HIGH SCHOOL MOCK TRIAL AND COURT OF APPEALS ORAL ARGUMENT
April 29, 2016 at 9:00 a.m. in the Posey Circuit Courtroom: PUBLIC IS INVITED
The Posey County Bar Association led by its President, Attorney William Bender, will join with Posey County’s two high schools, the Indiana Court of Appeals and the public in celebrating Law Day 2016.
The Mock Trial will involve the high school students led by their teachers. Posey Superior Court Judge Brent Almon will preside and a Jury comprised of Posey County attorneys will decide if two computer companies should be forced to break into the iPhones of private citizens. The Mock Trial fact pattern was published in this column last week.
After the Mock Trial a three-judge panel of the Indiana Court of Appeals will hold oral argument on the appeal of Lockhart vs. State. Jerome Lockhart was convicted of rape and sexual misconduct with a minor. He is appealing his conviction on several grounds. He claims his constitutional right to a trial by a jury of his peers was violated when the only African American potential juror was stricken from the jury by the prosecutor.
This “Batson Challenge” is based on the United States Supreme Court decision in the case of Batson vs. Kentucky, 476 U.S. 79 (1986). In the Batson trial there were only four African Americans on the venire, the list of potential jurors. The prosecuting attorney struck all four using peremptory challenges. Mr. Batson appealed citing the Equal Protection and Due Process clauses contained in the Fourteenth Amendment to the United States Constitution.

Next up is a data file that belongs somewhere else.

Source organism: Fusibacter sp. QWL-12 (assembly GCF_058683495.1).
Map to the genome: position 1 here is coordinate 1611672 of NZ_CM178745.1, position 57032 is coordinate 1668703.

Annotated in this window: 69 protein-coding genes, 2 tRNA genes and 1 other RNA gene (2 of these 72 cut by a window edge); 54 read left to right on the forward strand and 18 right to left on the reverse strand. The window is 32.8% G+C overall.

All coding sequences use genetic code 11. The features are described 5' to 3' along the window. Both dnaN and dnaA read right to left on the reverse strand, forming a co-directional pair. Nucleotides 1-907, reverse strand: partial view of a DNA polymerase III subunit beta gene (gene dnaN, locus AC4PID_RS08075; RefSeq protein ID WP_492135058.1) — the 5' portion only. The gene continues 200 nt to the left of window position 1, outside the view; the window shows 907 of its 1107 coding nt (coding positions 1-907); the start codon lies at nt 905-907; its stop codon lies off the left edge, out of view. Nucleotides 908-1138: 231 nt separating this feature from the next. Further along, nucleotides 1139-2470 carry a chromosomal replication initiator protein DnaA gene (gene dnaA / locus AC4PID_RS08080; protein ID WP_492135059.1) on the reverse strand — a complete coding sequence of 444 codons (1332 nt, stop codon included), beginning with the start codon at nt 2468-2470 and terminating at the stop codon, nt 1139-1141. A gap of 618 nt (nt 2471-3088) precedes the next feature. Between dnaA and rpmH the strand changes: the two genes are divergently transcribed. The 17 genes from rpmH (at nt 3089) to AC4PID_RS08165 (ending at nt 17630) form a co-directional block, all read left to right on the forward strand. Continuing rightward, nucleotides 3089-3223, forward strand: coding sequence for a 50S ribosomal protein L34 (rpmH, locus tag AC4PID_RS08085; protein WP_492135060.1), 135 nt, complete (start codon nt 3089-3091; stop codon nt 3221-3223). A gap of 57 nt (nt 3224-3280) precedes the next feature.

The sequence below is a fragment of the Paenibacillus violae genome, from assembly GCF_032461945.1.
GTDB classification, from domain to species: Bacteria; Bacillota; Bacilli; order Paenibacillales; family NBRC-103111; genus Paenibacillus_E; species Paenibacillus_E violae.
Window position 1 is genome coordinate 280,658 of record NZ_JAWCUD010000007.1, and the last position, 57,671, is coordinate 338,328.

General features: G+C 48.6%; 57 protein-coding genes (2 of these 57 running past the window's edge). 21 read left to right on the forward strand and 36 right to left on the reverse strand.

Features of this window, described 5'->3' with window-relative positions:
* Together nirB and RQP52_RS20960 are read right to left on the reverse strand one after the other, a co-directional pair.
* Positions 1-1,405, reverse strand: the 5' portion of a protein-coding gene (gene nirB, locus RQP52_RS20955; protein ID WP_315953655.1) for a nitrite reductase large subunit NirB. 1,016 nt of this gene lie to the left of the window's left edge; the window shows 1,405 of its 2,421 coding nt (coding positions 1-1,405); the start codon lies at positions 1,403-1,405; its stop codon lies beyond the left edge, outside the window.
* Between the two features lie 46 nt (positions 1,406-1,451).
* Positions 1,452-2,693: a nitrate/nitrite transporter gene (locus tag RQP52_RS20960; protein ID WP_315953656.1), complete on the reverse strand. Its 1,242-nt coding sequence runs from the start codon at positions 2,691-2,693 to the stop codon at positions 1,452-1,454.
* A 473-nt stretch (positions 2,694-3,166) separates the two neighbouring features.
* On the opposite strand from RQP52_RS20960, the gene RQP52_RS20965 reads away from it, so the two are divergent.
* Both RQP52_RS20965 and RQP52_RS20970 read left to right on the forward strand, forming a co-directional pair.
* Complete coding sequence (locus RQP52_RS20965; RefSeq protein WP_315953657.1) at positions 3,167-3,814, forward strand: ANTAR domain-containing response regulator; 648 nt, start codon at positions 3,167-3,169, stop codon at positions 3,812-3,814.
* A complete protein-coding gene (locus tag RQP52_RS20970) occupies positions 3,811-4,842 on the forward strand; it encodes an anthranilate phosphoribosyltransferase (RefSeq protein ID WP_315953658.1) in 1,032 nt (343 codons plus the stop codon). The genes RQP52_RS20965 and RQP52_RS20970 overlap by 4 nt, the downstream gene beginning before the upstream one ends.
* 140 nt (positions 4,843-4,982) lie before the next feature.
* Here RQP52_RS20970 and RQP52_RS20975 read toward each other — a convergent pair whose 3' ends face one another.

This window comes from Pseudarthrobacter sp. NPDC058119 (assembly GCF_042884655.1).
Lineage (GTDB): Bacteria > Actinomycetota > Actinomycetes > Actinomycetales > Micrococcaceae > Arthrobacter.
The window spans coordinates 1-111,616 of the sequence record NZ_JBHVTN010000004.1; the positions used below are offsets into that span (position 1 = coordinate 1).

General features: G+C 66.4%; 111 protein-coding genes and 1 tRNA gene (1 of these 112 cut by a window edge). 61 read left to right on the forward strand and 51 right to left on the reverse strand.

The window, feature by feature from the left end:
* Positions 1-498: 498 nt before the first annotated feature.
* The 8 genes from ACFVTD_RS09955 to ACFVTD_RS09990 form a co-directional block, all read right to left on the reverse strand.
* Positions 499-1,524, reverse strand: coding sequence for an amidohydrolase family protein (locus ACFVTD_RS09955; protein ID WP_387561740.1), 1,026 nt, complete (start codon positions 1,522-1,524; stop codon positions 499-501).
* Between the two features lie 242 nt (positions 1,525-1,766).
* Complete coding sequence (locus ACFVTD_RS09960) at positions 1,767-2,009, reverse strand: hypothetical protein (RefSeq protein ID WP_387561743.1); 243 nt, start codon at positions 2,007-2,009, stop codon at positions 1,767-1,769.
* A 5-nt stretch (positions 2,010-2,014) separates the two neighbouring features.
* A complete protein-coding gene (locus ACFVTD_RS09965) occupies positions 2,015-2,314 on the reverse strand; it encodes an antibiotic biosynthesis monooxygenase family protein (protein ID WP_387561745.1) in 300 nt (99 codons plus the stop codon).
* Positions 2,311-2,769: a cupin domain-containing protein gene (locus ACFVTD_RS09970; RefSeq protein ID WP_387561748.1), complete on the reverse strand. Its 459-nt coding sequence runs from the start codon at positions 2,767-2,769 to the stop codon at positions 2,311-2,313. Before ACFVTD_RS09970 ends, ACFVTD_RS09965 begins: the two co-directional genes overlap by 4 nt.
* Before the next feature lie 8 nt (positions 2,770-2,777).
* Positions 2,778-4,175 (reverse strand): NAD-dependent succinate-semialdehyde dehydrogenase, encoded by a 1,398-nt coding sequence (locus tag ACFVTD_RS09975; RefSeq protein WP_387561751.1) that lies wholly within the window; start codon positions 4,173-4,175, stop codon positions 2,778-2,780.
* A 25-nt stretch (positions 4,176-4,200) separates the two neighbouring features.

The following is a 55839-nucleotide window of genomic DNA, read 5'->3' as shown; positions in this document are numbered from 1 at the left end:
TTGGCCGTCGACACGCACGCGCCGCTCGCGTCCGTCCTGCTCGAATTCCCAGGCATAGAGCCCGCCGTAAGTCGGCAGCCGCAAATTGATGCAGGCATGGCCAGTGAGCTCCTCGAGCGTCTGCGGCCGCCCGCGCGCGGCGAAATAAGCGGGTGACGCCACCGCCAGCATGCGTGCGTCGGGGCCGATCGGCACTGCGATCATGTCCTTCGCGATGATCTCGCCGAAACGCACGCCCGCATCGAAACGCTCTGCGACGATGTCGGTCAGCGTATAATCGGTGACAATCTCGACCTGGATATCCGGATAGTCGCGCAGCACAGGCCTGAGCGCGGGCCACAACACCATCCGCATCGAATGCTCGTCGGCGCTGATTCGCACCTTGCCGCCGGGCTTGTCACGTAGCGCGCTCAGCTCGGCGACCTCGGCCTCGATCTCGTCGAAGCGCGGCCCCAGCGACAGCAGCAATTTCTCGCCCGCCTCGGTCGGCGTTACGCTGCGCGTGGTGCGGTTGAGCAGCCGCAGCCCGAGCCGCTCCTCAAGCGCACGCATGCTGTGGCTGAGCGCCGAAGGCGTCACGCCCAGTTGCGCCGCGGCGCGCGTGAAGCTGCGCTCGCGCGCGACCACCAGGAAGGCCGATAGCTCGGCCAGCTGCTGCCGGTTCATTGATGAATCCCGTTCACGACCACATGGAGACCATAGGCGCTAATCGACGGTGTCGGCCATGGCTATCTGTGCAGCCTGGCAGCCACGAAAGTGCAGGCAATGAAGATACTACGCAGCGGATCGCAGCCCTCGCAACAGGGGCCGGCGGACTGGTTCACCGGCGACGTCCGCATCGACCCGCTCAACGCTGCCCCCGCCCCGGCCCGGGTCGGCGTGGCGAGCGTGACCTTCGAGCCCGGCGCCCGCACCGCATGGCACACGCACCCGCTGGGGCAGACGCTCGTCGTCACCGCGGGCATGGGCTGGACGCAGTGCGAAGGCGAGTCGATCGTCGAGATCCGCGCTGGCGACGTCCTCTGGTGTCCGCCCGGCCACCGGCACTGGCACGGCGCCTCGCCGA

The U.S. Supreme Court agreed that to strike potential jurors merely because of their race was unconstitutional. If one side of a case wishes to strike such a juror, the attorney who exercises the strike must establish there was a “race neutral” reason for the challenge. A race neutral reason might be a criminal record or drug use or prejudice for or against one side.
On April 29, 2016 in the courtroom of the Posey Circuit Court Mr. Lockhart’s attorney, Ronald Smith, and Deputy Attorney General, Monika Prekopa Talbot, will try to convince the judges of the Indiana Court of Appeals (John Baker, Melissa May, and Mark Bailey) their legal position is correct.
This important issue should be both interesting and informative. The public is invited to observe and listen.